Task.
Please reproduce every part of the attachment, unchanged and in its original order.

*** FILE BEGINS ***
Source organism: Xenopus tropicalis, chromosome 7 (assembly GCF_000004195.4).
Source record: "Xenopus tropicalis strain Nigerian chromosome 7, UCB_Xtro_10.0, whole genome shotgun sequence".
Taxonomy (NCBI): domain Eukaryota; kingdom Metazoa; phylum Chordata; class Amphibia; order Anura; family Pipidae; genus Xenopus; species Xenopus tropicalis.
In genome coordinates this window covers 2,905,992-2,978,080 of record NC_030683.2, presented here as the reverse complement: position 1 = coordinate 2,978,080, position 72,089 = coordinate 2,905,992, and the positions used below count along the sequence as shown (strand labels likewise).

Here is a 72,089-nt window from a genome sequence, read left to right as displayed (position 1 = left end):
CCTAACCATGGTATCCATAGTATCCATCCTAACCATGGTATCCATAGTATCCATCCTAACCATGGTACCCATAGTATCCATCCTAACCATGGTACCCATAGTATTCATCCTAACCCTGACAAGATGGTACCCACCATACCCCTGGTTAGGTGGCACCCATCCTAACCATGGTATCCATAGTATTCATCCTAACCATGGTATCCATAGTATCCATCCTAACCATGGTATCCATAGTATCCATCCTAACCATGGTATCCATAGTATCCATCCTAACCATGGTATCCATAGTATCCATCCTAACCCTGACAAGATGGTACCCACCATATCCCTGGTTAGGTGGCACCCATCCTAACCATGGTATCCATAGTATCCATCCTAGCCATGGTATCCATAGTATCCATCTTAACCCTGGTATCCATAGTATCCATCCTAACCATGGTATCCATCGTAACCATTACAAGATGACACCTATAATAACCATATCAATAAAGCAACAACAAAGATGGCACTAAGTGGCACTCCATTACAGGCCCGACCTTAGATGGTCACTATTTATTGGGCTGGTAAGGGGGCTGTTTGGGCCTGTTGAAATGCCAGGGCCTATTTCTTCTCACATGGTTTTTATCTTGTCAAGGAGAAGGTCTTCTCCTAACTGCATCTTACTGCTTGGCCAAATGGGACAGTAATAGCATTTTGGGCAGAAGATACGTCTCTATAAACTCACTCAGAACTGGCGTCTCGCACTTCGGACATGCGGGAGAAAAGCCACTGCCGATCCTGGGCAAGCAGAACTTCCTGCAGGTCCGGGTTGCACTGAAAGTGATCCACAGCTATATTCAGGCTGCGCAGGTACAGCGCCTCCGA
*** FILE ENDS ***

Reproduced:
Source organism: Xenopus tropicalis, chromosome 7 (assembly GCF_000004195.4).
Source record: "Xenopus tropicalis strain Nigerian chromosome 7, UCB_Xtro_10.0, whole genome shotgun sequence".
Taxonomy (NCBI): domain Eukaryota; kingdom Metazoa; phylum Chordata; class Amphibia; order Anura; family Pipidae; genus Xenopus; species Xenopus tropicalis.
In genome coordinates this window covers 2,905,992-2,978,080 of record NC_030683.2, presented here as the reverse complement: position 1 = coordinate 2,978,080, position 72,089 = coordinate 2,905,992, and the positions used below count along the sequence as shown (strand labels likewise).

Here is a 72,089-nt window from a genome sequence, read left to right as displayed (position 1 = left end):
CCTAACCATGGTATCCATAGTATCCATCCTAACCATGGTATCCATAGTATCCATCCTAACCATGGTACCCATAGTATCCATCCTAACCATGGTACCCATAGTATTCATCCTAACCCTGACAAGATGGTACCCACCATACCCCTGGTTAGGTGGCACCCATCCTAACCATGGTATCCATAGTATTCATCCTAACCATGGTATCCATAGTATCCATCCTAACCATGGTATCCATAGTATCCATCCTAACCATGGTATCCATAGTATCCATCCTAACCATGGTATCCATAGTATCCATCCTAACCCTGACAAGATGGTACCCACCATATCCCTGGTTAGGTGGCACCCATCCTAACCATGGTATCCATAGTATCCATCCTAGCCATGGTATCCATAGTATCCATCTTAACCCTGGTATCCATAGTATCCATCCTAACCATGGTATCCATCGTAACCATTACAAGATGACACCTATAATAACCATATCAATAAAGCAACAACAAAGATGGCACTAAGTGGCACTCCATTACAGGCCCGACCTTAGATGGTCACTATTTATTGGGCTGGTAAGGGGGCTGTTTGGGCCTGTTGAAATGCCAGGGCCTATTTCTTCTCACATGGTTTTTATCTTGTCAAGGAGAAGGTCTTCTCCTAACTGCATCTTACTGCTTGGCCAAATGGGACAGTAATAGCATTTTGGGCAGAAGATACGTCTCTATAAACTCACTCAGAACTGGCGTCTCGCACTTCGGACATGCGGGAGAAAAGCCACTGCCGATCCTGGGCAAGCAGAACTTCCTGCAGGTCCGGGTTGCACTGAAAGTGATCCACAGCTATATTCAGGCTGCGCAGGTACAGCGCCTCCGA